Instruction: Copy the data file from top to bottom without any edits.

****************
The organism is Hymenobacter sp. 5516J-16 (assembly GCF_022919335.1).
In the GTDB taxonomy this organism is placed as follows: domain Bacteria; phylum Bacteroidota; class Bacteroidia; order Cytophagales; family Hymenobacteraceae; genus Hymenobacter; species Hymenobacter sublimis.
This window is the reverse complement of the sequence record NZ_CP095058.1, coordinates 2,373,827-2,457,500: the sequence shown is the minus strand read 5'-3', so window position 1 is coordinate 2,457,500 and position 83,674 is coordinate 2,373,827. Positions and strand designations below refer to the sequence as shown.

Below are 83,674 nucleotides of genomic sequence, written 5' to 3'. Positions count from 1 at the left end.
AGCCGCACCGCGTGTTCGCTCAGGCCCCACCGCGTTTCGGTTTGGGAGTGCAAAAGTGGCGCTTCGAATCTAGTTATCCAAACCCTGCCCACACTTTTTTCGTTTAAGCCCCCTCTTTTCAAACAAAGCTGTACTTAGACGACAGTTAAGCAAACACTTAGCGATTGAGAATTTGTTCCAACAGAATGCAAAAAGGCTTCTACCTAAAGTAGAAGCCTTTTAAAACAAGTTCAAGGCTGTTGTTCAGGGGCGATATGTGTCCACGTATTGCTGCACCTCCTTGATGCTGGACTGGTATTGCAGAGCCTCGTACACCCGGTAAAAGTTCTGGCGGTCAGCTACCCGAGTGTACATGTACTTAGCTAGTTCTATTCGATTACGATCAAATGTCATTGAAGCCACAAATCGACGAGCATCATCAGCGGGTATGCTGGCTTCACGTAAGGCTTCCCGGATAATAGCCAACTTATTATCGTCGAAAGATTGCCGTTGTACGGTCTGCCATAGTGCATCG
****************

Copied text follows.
The organism is Hymenobacter sp. 5516J-16 (assembly GCF_022919335.1).
In the GTDB taxonomy this organism is placed as follows: domain Bacteria; phylum Bacteroidota; class Bacteroidia; order Cytophagales; family Hymenobacteraceae; genus Hymenobacter; species Hymenobacter sublimis.
This window is the reverse complement of the sequence record NZ_CP095058.1, coordinates 2,373,827-2,457,500: the sequence shown is the minus strand read 5'-3', so window position 1 is coordinate 2,457,500 and position 83,674 is coordinate 2,373,827. Positions and strand designations below refer to the sequence as shown.

Below are 83,674 nucleotides of genomic sequence, written 5' to 3'. Positions count from 1 at the left end.
AGCCGCACCGCGTGTTCGCTCAGGCCCCACCGCGTTTCGGTTTGGGAGTGCAAAAGTGGCGCTTCGAATCTAGTTATCCAAACCCTGCCCACACTTTTTTCGTTTAAGCCCCCTCTTTTCAAACAAAGCTGTACTTAGACGACAGTTAAGCAAACACTTAGCGATTGAGAATTTGTTCCAACAGAATGCAAAAAGGCTTCTACCTAAAGTAGAAGCCTTTTAAAACAAGTTCAAGGCTGTTGTTCAGGGGCGATATGTGTCCACGTATTGCTGCACCTCCTTGATGCTGGACTGGTATTGCAGAGCCTCGTACACCCGGTAAAAGTTCTGGCGGTCAGCTACCCGAGTGTACATGTACTTAGCTAGTTCTATTCGATTACGATCAAATGTCATTGAAGCCACAAATCGACGAGCATCATCAGCGGGTATGCTGGCTTCACGTAAGGCTTCCCGGATAATAGCCAACTTATTATCGTCGAAAGATTGCCGTTGTACGGTCTGCCATAGTGCATCG